What are the best resources you would suggest for someone to learn how to be more mindful and serene in their everyday life?
I advise all my clients to look into Acceptance and Commitment Therapy (ACT). This type of theoretical orientation utilizes the power of being mindful by accepting what is out of our control and attempting to commit to actions that align with our value system. This is the linchpin in being more mindful and serene in our everyday lives. Other resources that are good are Headspace, a powerful mindfulness app, and YouTube which has hundreds of videos dedicated to mindfulness, techniques to help decrease feelings of anxiety and finding your own personal calm. For those who are in the beginning stages of this process, also check out a song called “Weightless” by Marconi Union. Research has found fascinating results with this song and how it’s shown to help decrease levels of anxiety and can help produce a more calming temperament in the moment. However, be careful listening to it if you’re driving — some people have actually fallen asleep to this song.
Can you please give us your favorite “Life Lesson Quote”? Do you have a story about how that was relevant in your life?
The quote I most often rely on is by a late psychoanalyst named Carl Jung: “No tree, it is said, can grow to heaven unless its roots reach down to hell.” This quote has given me both fear and motivation for dozens of reasons. For a very long time I was in search of happiness because for the first half of my life I felt as if I was in the dark. I had no motivation, nothing to strive for and was living each day as if it wasn’t my last. It was mediocre and had no gravitas. It wasn’t so obvious to me what I was meant to do — though good luck answering that question in a day. But, day after day it was as if I was not taking this one life as seriously as I could have.
The quote, though I probably take it out of context, shows me that many of us navigate through some dark experiences in ourselves before finding a glimmer of light. Sometimes we’ve got to come to the end of ourselves before we can begin a newer path toward our own heaven. I find myself sharing this quote with my clients often as many of them are still searching for what is meaningful. Each time I get the chance to talk about it is a nice reminder of the personal hells I’ve came out of — bruised and broken — only to have found a more meaningful route.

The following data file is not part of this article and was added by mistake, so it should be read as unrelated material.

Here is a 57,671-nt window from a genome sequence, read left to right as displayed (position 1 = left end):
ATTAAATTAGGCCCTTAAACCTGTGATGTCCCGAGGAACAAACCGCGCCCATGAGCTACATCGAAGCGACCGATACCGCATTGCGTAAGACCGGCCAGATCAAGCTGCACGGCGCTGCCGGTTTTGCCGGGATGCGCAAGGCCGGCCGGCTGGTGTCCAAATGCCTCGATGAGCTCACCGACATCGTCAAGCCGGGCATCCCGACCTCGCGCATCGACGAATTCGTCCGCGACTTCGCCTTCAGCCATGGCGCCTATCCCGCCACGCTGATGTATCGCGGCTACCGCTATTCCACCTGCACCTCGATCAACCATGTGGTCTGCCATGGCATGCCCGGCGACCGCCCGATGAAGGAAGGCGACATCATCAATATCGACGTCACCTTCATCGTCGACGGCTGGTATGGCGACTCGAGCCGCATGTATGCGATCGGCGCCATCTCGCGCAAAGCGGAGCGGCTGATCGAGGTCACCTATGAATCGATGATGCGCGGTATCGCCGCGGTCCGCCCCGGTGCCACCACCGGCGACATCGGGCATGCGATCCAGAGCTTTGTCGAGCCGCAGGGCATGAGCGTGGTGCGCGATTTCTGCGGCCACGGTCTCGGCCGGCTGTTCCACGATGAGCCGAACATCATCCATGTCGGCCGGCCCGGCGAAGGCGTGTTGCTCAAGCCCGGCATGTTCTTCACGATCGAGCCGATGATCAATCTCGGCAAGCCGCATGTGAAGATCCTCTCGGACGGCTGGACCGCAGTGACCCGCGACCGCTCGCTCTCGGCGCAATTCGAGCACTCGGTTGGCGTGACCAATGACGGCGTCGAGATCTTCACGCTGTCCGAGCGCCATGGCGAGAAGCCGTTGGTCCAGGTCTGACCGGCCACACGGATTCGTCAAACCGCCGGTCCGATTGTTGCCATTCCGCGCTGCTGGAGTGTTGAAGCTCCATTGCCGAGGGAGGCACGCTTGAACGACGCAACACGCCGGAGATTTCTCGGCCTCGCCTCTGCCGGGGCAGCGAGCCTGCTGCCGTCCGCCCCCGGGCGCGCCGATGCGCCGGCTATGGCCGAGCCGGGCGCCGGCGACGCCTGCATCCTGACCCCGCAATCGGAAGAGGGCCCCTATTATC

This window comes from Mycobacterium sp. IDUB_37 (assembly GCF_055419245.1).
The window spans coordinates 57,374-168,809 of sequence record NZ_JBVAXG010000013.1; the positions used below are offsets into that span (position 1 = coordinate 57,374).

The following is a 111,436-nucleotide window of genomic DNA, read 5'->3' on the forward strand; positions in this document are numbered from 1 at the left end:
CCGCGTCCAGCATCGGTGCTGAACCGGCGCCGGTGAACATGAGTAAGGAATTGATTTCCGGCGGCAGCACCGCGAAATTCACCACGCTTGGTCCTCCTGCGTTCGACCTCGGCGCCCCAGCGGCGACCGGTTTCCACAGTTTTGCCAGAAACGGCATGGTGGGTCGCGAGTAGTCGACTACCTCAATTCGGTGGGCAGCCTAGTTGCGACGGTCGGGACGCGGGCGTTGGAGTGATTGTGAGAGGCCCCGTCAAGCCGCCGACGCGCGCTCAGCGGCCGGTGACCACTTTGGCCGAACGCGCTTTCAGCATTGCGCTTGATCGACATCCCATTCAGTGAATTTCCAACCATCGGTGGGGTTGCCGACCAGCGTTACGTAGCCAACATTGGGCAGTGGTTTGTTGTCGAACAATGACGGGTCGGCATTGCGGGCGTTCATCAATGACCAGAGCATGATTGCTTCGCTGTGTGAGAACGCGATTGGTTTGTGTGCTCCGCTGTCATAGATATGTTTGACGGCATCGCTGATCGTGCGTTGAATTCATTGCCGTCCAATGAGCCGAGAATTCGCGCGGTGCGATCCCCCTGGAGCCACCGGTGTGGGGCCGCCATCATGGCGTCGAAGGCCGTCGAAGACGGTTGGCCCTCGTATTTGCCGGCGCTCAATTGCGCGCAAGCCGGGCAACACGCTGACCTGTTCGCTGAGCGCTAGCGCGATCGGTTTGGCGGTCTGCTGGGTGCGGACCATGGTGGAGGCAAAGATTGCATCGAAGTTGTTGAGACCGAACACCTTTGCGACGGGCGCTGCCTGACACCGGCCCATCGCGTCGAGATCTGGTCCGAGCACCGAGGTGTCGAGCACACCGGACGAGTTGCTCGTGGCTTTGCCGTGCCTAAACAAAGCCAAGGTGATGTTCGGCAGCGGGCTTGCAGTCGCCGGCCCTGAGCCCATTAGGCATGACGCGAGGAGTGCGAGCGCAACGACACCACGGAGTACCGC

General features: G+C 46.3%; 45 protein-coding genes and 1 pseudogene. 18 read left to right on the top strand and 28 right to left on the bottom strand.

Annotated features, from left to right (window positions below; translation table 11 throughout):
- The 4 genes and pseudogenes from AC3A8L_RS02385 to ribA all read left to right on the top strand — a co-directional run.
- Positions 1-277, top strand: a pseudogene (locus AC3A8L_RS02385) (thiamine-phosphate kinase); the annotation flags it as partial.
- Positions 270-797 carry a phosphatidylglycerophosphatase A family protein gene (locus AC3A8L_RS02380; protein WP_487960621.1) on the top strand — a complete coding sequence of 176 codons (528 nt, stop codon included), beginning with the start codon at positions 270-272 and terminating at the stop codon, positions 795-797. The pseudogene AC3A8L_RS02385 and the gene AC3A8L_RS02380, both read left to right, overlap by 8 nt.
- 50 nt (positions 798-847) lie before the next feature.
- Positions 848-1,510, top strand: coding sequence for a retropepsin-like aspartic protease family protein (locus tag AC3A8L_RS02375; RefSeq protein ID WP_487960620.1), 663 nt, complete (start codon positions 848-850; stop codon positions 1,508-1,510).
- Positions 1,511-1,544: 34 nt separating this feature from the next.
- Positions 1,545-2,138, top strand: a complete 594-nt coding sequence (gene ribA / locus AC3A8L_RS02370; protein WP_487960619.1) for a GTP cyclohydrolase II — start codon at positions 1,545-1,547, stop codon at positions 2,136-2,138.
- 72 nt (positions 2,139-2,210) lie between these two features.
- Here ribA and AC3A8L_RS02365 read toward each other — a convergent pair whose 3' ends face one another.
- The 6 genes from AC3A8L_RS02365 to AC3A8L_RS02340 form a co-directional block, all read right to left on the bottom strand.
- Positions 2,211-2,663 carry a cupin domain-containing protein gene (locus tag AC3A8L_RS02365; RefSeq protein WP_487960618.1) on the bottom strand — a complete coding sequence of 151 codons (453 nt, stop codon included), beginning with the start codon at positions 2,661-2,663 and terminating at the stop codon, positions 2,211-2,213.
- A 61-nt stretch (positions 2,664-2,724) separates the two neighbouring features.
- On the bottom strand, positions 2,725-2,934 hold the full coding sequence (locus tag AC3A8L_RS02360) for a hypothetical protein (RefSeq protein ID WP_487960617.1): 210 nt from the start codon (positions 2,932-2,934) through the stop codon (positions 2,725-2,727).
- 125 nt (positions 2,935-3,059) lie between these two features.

You are a person of great influence. If you could start a movement that would bring the most amount of good to the most amount of people, what would that be? You never know what your idea can trigger. 🙂
I think if I were to start something, chances are I wouldn’t be the first, but it would have to be something deeply meaningful. Like seeking hard truths. Not in the sense of “this is my truth,” a popular line I hear often. But in the way of confronting hard, personal truths like atonement for something. Such as the hard truth that I confronted years ago when I told myself that I was not what I could be. That I could be more than who I was in that moment. That there’s more to a single day than meets the eye. That in order to become what I consider my ideal self will require me to confront difficult truths such as living life as if it were a demanding adventure rather than mediocre at best. Could you imagine where most of us could be tomorrow if we pushed ourselves to be at least 1% better today? It’s hard to say what it is others need to work on because I think that’s their job to figure out, that’s their adventure, not mine. They know the hard truths they need to confront because their fears won’t entirely match my own. It’s a personal journey. I think that this process could bring the most amount of good and life satisfaction to a lot of lost people. I would know. I was one of them and still have my moments of trying to navigate uncharted territory scared out of my mind. But hey, what’s the alternative to not giving it your all?
What is the best way our readers can follow you online?
People can find me on most major social media like LinkedIn, Facebook and a good ol’ Google search of my name. They can also find me on the website link provided at the beginning of the interview.
Thank you for these fantastic insights. We wish you only continued success in your great work!
This was such a grand opportunity and I’m thankful we both found the time to get it complete. This was reflective for me in so many ways, so thank you for that. Fingers crossed we all can keep pushing forward to the best of our abilities so more stories like this can be shared. I’m inspired all the time by coming across healthy dialogue, and my hope is that this conversation can grab at least one person’s attention for a moment. Thanks again, and take care.